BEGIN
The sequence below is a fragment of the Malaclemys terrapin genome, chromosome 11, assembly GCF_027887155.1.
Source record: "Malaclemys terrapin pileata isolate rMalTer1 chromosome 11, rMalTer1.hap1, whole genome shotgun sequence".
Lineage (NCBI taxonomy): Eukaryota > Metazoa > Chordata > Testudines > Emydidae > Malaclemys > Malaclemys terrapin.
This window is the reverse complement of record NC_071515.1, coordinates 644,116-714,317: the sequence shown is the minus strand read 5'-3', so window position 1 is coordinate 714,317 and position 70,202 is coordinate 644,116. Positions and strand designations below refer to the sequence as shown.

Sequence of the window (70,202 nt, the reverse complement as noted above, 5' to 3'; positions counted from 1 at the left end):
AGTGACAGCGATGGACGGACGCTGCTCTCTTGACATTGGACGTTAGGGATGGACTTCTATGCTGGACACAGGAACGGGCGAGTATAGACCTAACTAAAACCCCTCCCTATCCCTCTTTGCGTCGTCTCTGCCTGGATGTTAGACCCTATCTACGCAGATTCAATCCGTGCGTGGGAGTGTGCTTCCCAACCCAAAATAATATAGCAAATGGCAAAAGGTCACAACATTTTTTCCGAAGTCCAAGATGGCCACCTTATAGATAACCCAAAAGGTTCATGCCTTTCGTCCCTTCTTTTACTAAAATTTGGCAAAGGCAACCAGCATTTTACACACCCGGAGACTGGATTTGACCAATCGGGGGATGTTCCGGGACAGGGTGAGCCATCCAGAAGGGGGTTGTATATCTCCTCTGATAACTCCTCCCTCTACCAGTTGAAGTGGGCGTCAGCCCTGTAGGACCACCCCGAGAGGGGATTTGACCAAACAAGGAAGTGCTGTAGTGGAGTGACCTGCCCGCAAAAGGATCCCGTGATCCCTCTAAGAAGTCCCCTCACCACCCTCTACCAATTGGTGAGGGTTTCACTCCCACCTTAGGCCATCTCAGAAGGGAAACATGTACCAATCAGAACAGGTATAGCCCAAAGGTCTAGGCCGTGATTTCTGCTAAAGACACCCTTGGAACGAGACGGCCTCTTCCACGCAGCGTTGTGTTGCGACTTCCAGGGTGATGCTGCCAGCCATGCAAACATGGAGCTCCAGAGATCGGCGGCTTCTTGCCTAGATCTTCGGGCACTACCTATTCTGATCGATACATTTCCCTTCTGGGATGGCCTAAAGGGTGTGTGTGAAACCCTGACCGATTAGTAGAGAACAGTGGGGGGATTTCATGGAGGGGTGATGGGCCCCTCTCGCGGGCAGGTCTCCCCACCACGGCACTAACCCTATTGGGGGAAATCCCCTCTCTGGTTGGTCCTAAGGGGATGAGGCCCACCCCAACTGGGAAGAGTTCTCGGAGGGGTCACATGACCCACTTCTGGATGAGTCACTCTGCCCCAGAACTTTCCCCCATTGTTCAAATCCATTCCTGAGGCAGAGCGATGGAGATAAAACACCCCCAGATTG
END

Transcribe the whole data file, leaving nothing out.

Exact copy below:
The sequence below is a fragment of the Malaclemys terrapin genome, chromosome 11, assembly GCF_027887155.1.
Source record: "Malaclemys terrapin pileata isolate rMalTer1 chromosome 11, rMalTer1.hap1, whole genome shotgun sequence".
Lineage (NCBI taxonomy): Eukaryota > Metazoa > Chordata > Testudines > Emydidae > Malaclemys > Malaclemys terrapin.
This window is the reverse complement of record NC_071515.1, coordinates 644,116-714,317: the sequence shown is the minus strand read 5'-3', so window position 1 is coordinate 714,317 and position 70,202 is coordinate 644,116. Positions and strand designations below refer to the sequence as shown.

Sequence of the window (70,202 nt, the reverse complement as noted above, 5' to 3'; positions counted from 1 at the left end):
AGTGACAGCGATGGACGGACGCTGCTCTCTTGACATTGGACGTTAGGGATGGACTTCTATGCTGGACACAGGAACGGGCGAGTATAGACCTAACTAAAACCCCTCCCTATCCCTCTTTGCGTCGTCTCTGCCTGGATGTTAGACCCTATCTACGCAGATTCAATCCGTGCGTGGGAGTGTGCTTCCCAACCCAAAATAATATAGCAAATGGCAAAAGGTCACAACATTTTTTCCGAAGTCCAAGATGGCCACCTTATAGATAACCCAAAAGGTTCATGCCTTTCGTCCCTTCTTTTACTAAAATTTGGCAAAGGCAACCAGCATTTTACACACCCGGAGACTGGATTTGACCAATCGGGGGATGTTCCGGGACAGGGTGAGCCATCCAGAAGGGGGTTGTATATCTCCTCTGATAACTCCTCCCTCTACCAGTTGAAGTGGGCGTCAGCCCTGTAGGACCACCCCGAGAGGGGATTTGACCAAACAAGGAAGTGCTGTAGTGGAGTGACCTGCCCGCAAAAGGATCCCGTGATCCCTCTAAGAAGTCCCCTCACCACCCTCTACCAATTGGTGAGGGTTTCACTCCCACCTTAGGCCATCTCAGAAGGGAAACATGTACCAATCAGAACAGGTATAGCCCAAAGGTCTAGGCCGTGATTTCTGCTAAAGACACCCTTGGAACGAGACGGCCTCTTCCACGCAGCGTTGTGTTGCGACTTCCAGGGTGATGCTGCCAGCCATGCAAACATGGAGCTCCAGAGATCGGCGGCTTCTTGCCTAGATCTTCGGGCACTACCTATTCTGATCGATACATTTCCCTTCTGGGATGGCCTAAAGGGTGTGTGTGAAACCCTGACCGATTAGTAGAGAACAGTGGGGGGATTTCATGGAGGGGTGATGGGCCCCTCTCGCGGGCAGGTCTCCCCACCACGGCACTAACCCTATTGGGGGAAATCCCCTCTCTGGTTGGTCCTAAGGGGATGAGGCCCACCCCAACTGGGAAGAGTTCTCGGAGGGGTCACATGACCCACTTCTGGATGAGTCACTCTGCCCCAGAACTTTCCCCCATTGTTCAAATCCATTCCTGAGGCAGAGCGATGGAGATAAAACACCCCCAGATTG